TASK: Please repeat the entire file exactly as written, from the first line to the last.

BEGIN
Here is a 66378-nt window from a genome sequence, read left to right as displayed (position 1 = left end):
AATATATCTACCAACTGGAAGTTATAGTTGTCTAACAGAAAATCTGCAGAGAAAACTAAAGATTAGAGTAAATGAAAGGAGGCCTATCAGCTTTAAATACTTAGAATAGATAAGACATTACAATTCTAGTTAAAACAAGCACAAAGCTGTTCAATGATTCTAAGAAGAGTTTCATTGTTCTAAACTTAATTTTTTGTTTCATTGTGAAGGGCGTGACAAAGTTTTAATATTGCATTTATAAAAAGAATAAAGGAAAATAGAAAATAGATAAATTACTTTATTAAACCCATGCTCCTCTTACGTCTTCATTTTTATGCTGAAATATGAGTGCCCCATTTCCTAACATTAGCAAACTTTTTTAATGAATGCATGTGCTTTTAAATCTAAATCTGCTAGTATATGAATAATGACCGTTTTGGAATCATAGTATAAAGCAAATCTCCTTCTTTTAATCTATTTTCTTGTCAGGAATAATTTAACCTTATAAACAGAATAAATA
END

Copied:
Here is a 66378-nt window from a genome sequence, read left to right as displayed (position 1 = left end):
AATATATCTACCAACTGGAAGTTATAGTTGTCTAACAGAAAATCTGCAGAGAAAACTAAAGATTAGAGTAAATGAAAGGAGGCCTATCAGCTTTAAATACTTAGAATAGATAAGACATTACAATTCTAGTTAAAACAAGCACAAAGCTGTTCAATGATTCTAAGAAGAGTTTCATTGTTCTAAACTTAATTTTTTGTTTCATTGTGAAGGGCGTGACAAAGTTTTAATATTGCATTTATAAAAAGAATAAAGGAAAATAGAAAATAGATAAATTACTTTATTAAACCCATGCTCCTCTTACGTCTTCATTTTTATGCTGAAATATGAGTGCCCCATTTCCTAACATTAGCAAACTTTTTTAATGAATGCATGTGCTTTTAAATCTAAATCTGCTAGTATATGAATAATGACCGTTTTGGAATCATAGTATAAAGCAAATCTCCTTCTTTTAATCTATTTTCTTGTCAGGAATAATTTAACCTTATAAACAGAATAAATA